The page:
Hackney MPs put their spoke in for cyclists

Daniel Cox memorial at Dalston Junction © David Altheer
Meg Hillier MP 2011 © David Altheer
MP Hillier. Top, a ghost bike (at Dalston junction for Daniel Cox)

HACKNEY’S TWO MPs spoke out this week for cycling. Both Diane Abbott (Hackney North and Stoke Newington) and Meg Hillier (Hackney South and Shoreditch) went to the conference at Westminster Hall organised by The Times newspaper as part of its Cyclesafe debate.

Abbott spoke movingly about cyclist deaths, including the “ghost bike” at the corner of Middleton and Kingsland roads E8 4DA, not far from her home.

Hillier told the conference that she was vice-chair of the all-party cycling group and that Hackney claimed to have twice as many cyclists as any other London borough. She said: “The council has removed a lot of the railings that were barriers to the road, which has made it better for pedestrians and much safer for cyclists.”

This was a simple thing that can be done and did not cost a lot. “But,”she told the 70-plus MPs and others who attended, “it takes a bit of vision. The fact that we have so many cyclists has meant that the council has had to take that view and has done so very well.

“Hackney provides free cycle training. As a middle-aged mother of three, I have been out there and done the training. I cannot describe how happy my husband is that as I take my baby on the back, my precious cargo, I am now much bolder and more confident.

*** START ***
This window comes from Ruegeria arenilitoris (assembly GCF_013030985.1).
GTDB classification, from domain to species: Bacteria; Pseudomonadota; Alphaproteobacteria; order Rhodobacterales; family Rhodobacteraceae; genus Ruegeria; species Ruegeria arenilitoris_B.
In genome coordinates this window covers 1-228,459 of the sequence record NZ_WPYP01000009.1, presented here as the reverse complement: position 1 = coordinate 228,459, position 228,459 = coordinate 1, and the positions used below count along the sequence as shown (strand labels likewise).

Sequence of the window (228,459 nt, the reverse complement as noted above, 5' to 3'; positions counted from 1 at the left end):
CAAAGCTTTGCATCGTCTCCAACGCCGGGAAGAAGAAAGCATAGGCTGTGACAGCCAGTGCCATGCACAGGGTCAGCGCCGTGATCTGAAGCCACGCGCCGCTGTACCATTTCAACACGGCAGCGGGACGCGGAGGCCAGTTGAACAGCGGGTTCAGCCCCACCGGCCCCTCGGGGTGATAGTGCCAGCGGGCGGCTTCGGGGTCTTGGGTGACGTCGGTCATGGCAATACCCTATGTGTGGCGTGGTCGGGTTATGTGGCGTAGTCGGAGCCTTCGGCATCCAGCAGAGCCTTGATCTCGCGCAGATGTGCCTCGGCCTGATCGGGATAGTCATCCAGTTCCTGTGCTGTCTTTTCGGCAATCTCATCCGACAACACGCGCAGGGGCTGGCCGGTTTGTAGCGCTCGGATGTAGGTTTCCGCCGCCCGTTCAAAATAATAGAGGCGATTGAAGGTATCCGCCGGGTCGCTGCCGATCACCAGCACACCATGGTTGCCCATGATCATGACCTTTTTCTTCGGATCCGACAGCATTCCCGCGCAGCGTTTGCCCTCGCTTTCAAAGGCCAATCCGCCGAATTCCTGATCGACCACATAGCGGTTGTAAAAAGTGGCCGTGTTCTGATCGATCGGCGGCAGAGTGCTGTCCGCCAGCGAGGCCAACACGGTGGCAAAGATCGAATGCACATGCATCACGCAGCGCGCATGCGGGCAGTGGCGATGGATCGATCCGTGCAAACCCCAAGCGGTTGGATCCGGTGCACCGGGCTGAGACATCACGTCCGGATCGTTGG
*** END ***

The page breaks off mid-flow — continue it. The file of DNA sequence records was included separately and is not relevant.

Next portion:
“However, unless I have the outriders with me, I still find Trafalgar Square a little nerve-racking. Nonetheless, cycling around Hackney without the barriers in place is a very pleasurable experience, partly because so many people cycle and partly because of our canal [the Regent’s].

Hillier pointed out that almost 80% of lorries involved in fatalities were construction vehicles, which again raises the issue of training. “Good companies will ensure that their drivers undergo such training,” she said. “We have a big issue about freelance skip drivers. The challenge is to get those who are not so interested in taking up such training to do so.”

“Hackney now has a cycle officer on the council, which is really important. The Times campaign, which I fully endorse, calls for a cycling commissioner, and we have that in an embryonic form.”

* Update Wed 13 June 2012 on the aftermath of the death of Daniel Cox: The driver of a lorry under which cyclist Daniel Cox fell with fatal consequences has avoided prosecution. Loving Dalston can do no better than to link to the excellent Evening Standard report and good analysis by a lawyer-cyclist. Press the emboldened hyperlinks.

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